Jayakrushna Das1, Snehasis Pradhan2, Rudrashis Sethi2 and Jasobanta Pradhan2

1Associate Professor, 2M.V.Sc. Student; Department of Veterinary Surgery and Radiology; College of Veterinary Science & Animal Husbandry; Orissa University of Agriculture and Technology, Bhubaneswar-751003 (Odisha). [Received: 08.3.2017; Accepted: 12.9.2017]

One Doberman and another Labrador female dogs were presented with the complaint of swelling at the
perineal region extending to vulva. In one case, there was heavy swelling with ulceration of exposed part of the mass
and in the second case there was gradual increase in size of the mass beneath the skin. Physical and radiographic
examinations confirmed as cases of tumor like mass in both the cases. Under physical restraint and general anaesthesia, excision of the tumor mass was done. Histologically, both the cases were diagnosed as leiomyoma. Both the cases recovered well without any complicated symptoms thereof up to one year after surgery.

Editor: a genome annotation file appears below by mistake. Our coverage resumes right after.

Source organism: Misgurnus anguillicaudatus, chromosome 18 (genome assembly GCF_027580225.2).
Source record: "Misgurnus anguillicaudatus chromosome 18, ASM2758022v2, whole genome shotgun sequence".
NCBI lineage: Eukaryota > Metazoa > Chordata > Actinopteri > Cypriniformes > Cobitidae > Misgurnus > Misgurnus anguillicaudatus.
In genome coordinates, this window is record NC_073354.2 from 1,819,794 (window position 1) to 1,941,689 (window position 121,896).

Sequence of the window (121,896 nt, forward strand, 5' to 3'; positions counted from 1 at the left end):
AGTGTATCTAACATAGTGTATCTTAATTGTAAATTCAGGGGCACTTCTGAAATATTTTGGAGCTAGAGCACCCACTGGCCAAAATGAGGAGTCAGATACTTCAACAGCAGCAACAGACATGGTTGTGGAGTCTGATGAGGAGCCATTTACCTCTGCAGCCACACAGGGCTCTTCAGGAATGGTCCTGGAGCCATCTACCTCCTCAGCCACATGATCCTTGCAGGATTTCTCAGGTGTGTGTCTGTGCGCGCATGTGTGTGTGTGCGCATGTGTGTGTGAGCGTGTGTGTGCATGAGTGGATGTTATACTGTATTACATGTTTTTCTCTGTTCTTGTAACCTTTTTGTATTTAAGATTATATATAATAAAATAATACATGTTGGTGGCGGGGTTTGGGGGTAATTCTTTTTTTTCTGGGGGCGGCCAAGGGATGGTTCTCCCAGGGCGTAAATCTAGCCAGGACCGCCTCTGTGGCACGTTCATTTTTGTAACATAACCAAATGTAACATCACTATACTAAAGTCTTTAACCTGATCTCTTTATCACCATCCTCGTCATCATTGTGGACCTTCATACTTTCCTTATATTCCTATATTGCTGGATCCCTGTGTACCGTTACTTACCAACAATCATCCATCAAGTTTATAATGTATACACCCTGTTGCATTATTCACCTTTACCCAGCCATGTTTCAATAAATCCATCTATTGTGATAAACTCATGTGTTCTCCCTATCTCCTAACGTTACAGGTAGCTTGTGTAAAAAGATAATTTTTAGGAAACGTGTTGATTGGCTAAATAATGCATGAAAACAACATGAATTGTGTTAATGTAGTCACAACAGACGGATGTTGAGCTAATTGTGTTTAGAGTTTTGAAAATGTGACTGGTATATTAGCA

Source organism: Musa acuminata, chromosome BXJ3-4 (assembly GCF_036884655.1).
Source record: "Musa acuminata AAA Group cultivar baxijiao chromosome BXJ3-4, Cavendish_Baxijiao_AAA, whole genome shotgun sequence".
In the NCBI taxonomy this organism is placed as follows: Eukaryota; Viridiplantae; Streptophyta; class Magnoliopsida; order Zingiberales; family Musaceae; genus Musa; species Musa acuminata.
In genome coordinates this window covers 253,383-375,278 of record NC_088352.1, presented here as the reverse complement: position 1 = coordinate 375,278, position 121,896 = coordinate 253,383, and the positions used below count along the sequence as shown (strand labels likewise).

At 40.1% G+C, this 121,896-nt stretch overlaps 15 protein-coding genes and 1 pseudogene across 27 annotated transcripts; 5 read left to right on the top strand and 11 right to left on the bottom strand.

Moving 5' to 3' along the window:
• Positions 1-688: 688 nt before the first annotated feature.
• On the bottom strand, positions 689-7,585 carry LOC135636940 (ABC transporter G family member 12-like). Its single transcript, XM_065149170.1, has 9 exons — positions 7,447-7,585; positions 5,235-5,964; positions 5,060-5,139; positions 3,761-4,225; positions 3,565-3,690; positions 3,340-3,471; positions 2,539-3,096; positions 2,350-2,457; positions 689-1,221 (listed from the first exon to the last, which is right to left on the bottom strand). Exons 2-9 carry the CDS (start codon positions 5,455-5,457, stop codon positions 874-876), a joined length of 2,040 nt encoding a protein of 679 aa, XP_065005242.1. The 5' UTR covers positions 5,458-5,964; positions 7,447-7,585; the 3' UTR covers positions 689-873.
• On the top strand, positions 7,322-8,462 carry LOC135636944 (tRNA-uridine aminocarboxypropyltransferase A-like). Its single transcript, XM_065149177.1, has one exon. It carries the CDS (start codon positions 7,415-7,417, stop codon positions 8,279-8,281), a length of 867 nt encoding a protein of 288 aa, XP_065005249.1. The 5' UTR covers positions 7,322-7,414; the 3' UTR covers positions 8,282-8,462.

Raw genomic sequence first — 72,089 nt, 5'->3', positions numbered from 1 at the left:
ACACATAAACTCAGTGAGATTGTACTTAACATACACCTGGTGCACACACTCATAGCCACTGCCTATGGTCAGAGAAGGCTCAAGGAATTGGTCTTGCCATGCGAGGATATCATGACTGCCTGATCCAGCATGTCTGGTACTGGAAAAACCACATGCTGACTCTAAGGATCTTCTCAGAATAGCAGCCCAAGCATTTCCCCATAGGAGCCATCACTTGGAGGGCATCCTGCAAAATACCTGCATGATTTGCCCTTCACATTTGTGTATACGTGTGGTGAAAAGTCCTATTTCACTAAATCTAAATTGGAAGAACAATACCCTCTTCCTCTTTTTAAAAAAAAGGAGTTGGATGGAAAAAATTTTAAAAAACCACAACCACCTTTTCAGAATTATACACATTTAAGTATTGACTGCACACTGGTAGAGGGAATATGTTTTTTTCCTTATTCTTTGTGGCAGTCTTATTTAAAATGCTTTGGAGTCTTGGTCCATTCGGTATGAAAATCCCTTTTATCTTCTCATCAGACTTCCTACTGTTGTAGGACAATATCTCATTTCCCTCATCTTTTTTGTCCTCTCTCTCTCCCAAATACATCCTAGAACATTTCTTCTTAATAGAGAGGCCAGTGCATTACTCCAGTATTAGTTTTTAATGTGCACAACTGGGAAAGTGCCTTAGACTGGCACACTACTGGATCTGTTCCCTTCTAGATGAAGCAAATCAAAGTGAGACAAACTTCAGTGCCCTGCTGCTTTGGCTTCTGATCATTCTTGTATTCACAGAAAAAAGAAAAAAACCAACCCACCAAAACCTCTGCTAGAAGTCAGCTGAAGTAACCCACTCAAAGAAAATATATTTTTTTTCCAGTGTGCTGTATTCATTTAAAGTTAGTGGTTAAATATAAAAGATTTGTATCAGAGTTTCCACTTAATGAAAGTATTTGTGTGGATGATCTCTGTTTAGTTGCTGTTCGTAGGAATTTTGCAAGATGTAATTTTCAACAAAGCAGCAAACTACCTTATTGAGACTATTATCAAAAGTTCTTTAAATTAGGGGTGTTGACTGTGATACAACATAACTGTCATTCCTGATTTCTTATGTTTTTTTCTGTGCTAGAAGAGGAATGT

Key words: Dog, Surgical management, Vulvo-vaginal leiomyoma.

Tumors of female reproductive tract are divided into two categories: viz. the growths that are arising from ovaries and those derived from the tubular genitalia in dogs (Susaneck, 1981). Neoplasms of female tubular genitalia account for 3% of all canine tumors; of these 85-90% occurs inside vagina and vulval regions. Tumors of mesenchymal origin: leiomyomas, fibro-leiomyomas and fibromas occur most commonly in dogs. Leiomyomas are common in the canine female reproductive tract and account for 2.4% of all canine neoplasms. About 85% of